"I don't like what you did yesterday."

"I don't like what you did yesterday."

"I don't like what you did yesterday."

When a colleague makes a statement like that to you, what is your first reaction?

"WTH?" Or maybe it's "Which thing is he talking about?" Or perhaps you find yourself rolling your eyes and thinking, "OK, now what?"

His comment is vague. You care enough to want to understand what the problem is, but you have no way of acting upon it, other than to ask for clarification. Many people would simply ask, "What are you talking about?"

Another challenge with your colleague's opening statement is that it gives neither of you structure for continuing the interaction. No structure means the problem will likely be stated poorly, and frequently buried under a lot of sentiment and emotion.

The result: You don't get what you want. Your listener is frustrated and unable to act. It's a communication failure. Most importantly, both of you have a low chance of actually solving the basic problem.

Your unfavorable reaction and subsequent question could send this conversation in a potentially negative direction. What should you say? How do you respond to achieve an amicable outcome?

In understanding the importance of "why" feedback can be effective, it's perhaps best to focus now on the first principle of effective, and successful, feedback: Using specific and descriptive language.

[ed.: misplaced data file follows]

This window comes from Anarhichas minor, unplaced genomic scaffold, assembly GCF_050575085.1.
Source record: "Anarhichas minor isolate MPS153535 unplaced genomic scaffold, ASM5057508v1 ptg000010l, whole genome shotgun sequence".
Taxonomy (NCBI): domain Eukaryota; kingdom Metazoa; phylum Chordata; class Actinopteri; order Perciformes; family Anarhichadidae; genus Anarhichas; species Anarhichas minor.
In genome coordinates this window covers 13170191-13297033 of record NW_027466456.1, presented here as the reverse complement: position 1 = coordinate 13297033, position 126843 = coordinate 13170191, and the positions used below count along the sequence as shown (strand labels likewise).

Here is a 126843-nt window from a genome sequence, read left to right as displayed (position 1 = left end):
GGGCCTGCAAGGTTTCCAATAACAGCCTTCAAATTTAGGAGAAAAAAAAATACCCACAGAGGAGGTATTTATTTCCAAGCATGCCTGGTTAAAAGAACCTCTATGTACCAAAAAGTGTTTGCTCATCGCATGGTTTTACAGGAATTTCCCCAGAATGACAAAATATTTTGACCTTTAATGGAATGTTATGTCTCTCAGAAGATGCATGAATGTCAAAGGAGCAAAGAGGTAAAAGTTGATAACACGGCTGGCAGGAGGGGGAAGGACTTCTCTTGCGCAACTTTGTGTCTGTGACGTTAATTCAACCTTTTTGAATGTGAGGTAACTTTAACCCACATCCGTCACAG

Let's imagine that you have a framework that helps you structure your communication objectively using specific, descriptive language. It helps you remain objective while defining a problem, and therefore, you define it accurately, which now paves the way for an effective resolution.

In this example, your colleague's (the one who feels offended or insulted) initial comment could now go something like, "I'd like to talk with you about our meeting with John yesterday." This immediately establishes a time frame and some context and your mind recalls that memory right away.

Then his next comment (again in this example) is something along the line of, "I didn't appreciate your personal remarks about my assistant. If you have an issue with his performance, could we handle it privately in my office next time?" OK, he's communicated his concerns with clear details and shared with you his desired outcome.

Now you know exactly what the issue is and can better react, and preferably respond, in an appropriate, businesslike manner.

When you use specific language that identifies the "who", "what", "where", and "when" to describe a situation, it's important that you include time frame, context, and details about the change that you want. By leaving any one of these elements out of your feedback communication you create an ambiguous, or often confusing, scenario that prevents your listener from comprehending the entire situation or from taking responsible action.

Before you deliver feedback, try breaking down the details in your mind. Make certain that you are conveying specifics regarding time, context, and your desired change. For business related situations, availability of tools, frameworks, and best practices go a long way, in not only quickly identifying problems and resolving them, but also in circumventing simple work issues — related to process, technology, or solutions — from becoming people issues.

No matter what the situation is, using these communication tactics will help you and your colleagues with new language for expressing ideas.

Set yourself up for communication success!

Next week's topic: Focusing on behavior

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